Linn County leaders, health officials: People not doing enough to stop virus’ spread

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CEDAR RAPIDS, Iowa (KCRG) - Apart from a couple on a walk and a few children running through the playground, Noelridge Park in northeast Cedar Rapids was just about empty Monday evening.

Stacey Walker, left, a Linn County Supervisor, speaks at a press conference held by county officials about COVID-19 on Monday, March 23, 2020 (Rebecca Varliek/KCRG)

Just a few hours before, Linn County leaders urged people to stay home unless they needed to leave.

“The actions you take today and in the near future will directly impact the ability of our healthcare system to care for those that are ill,” Heather Meador, of Linn County Public Health, said.

As of Monday, Linn County had six confirmed coronavirus cases. Dr. Tony Myers of Mercy Medical Center said that number could dramatically increase over the next three weeks, even if people follow guidance to remain in their homes and practice social distancing.

“20% of those that are in the hospital will require critical care, intensive care. A smaller number will require ventilation, and as we run through the numbers, you can see that over the next three weeks, that will rapidly put the hospitals in a position of stress,” Myers said.

Myers and Meador said right now, people are not practicing social distancing — such as keeping six feet of space between themselves and others and avoiding gatherings with 10 or more people — as much as they should.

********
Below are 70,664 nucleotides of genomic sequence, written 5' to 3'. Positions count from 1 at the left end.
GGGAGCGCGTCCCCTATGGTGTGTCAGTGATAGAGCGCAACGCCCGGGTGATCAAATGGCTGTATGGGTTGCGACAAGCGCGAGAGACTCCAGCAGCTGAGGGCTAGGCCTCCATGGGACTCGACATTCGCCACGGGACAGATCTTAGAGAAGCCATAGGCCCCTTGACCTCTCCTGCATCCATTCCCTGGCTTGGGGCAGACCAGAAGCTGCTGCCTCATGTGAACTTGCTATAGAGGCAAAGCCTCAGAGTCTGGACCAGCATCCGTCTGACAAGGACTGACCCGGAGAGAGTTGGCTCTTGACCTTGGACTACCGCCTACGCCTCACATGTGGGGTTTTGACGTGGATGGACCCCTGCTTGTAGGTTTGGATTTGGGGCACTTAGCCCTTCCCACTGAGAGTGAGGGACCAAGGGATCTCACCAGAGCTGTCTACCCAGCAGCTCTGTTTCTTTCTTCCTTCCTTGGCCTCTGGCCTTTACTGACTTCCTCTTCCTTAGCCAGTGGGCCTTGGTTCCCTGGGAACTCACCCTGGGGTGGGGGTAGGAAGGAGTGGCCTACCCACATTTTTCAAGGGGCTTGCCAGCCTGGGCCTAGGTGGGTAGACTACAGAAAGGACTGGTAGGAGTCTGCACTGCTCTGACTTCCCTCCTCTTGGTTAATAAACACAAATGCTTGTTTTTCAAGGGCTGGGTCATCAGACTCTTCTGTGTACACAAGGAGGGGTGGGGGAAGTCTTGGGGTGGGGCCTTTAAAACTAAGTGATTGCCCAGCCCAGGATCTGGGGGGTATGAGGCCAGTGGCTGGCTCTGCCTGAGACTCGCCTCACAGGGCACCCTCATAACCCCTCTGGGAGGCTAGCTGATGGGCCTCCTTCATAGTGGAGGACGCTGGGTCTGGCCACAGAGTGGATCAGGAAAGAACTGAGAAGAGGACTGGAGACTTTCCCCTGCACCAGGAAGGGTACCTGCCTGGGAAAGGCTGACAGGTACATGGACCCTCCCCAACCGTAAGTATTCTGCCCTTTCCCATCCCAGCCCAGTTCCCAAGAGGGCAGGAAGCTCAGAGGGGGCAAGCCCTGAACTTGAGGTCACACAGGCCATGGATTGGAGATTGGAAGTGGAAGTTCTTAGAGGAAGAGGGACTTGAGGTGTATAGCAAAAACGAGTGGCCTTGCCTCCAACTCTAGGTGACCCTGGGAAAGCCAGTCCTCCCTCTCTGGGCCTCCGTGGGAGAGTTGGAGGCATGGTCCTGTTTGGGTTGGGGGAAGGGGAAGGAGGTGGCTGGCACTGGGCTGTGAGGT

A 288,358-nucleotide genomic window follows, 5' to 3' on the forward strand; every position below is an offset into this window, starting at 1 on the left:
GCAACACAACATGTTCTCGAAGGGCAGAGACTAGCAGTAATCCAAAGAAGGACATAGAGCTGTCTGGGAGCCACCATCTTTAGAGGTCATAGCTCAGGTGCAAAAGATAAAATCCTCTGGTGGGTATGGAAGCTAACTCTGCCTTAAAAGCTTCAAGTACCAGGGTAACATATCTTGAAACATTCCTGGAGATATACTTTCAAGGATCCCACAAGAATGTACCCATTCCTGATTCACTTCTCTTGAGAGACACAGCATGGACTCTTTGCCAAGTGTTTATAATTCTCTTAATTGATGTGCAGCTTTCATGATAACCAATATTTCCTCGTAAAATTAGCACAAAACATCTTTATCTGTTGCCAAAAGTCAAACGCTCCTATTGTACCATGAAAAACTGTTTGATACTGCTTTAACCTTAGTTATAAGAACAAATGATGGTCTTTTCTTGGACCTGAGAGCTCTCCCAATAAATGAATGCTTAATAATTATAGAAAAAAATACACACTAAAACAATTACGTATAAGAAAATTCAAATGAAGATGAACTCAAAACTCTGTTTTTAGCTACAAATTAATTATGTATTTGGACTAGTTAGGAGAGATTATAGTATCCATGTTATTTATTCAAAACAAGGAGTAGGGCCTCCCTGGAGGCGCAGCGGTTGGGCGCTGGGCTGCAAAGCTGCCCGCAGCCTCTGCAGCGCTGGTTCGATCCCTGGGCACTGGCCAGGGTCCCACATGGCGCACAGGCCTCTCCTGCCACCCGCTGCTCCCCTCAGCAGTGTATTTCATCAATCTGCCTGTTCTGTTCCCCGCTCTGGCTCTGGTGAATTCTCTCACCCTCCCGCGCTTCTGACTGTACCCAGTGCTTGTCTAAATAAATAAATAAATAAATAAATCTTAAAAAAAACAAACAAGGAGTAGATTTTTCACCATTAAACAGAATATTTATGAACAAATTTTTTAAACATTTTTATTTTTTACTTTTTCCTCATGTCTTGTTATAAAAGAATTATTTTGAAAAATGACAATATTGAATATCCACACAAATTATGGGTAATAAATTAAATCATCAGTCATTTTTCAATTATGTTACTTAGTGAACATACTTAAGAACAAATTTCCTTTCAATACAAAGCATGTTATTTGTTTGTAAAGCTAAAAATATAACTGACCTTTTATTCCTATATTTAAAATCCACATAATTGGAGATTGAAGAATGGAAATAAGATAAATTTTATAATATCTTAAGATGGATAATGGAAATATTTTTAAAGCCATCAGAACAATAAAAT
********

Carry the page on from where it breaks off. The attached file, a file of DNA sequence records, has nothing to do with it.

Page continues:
Myers called for people to think of new ways to accomplish their needs while still staying at home.

“We need to start looking at social networking on how we can have one person go to the store and get groceries for the entire neighborhood or friends and family,” Myers said.

On Monday, Gov. Kim Reynolds reaffirmed that she is not considering a statewide shelter-in-place order at this time, even after telling people to stay inside.

“We want to make sure that we’re making these decisions based on data and based on metrics so we can be consistent in what we’re telling Iowans to make sure that we’re not shutting down a state where we don’t need to,” Reynolds said.

However, Reynolds said local governments do have the authority to put such an order in place in their own cities and counties.

Jeff Pomeranz, Cedar Rapids City Manager, said Monday that action would “make a lot of sense” in Cedar Rapids, though he added that more study and discussions should happen to find out if it’s needed.

Linn County Supervisor Stacey Walker said he would be in favor of a local shelter-in-place order.

“But really, from a county perspective, we know that our order will only be effective if different municipalities participate,” Walker said.